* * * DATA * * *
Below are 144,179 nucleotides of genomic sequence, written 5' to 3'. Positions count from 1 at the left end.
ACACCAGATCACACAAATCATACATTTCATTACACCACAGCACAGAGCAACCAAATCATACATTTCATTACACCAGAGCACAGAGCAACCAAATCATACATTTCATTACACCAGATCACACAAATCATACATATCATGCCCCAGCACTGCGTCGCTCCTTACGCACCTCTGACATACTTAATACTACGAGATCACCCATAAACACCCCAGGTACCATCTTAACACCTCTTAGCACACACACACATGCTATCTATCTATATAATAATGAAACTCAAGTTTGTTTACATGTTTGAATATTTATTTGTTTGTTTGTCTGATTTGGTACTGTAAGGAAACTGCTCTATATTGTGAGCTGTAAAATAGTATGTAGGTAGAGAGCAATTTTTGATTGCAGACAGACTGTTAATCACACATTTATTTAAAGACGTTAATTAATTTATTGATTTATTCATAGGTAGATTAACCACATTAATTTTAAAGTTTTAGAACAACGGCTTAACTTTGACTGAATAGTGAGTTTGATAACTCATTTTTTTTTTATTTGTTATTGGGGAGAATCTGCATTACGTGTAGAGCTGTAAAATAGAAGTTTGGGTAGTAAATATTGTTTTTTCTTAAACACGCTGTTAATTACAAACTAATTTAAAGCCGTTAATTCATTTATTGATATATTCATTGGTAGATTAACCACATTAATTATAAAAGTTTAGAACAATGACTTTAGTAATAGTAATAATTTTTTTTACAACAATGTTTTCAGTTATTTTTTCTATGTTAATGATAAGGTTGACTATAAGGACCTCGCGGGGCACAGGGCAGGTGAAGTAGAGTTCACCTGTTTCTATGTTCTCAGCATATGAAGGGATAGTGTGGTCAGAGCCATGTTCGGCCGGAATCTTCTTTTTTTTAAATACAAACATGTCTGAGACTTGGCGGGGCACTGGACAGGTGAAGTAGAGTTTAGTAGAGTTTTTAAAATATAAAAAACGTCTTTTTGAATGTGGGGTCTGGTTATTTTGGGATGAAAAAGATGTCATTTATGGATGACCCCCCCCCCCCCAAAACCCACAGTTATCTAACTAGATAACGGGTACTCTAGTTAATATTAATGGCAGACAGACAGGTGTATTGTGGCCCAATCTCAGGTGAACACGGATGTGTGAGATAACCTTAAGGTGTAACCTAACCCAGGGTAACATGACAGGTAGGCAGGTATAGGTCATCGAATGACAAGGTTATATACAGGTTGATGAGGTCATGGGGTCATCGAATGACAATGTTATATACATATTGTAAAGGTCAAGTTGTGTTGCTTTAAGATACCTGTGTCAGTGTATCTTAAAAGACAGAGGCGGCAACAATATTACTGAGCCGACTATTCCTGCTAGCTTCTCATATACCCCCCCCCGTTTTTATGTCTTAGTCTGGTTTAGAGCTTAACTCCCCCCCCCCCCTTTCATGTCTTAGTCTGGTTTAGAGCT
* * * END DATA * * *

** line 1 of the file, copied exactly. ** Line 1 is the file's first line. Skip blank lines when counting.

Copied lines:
Below are 144,179 nucleotides of genomic sequence, written 5' to 3'. Positions count from 1 at the left end.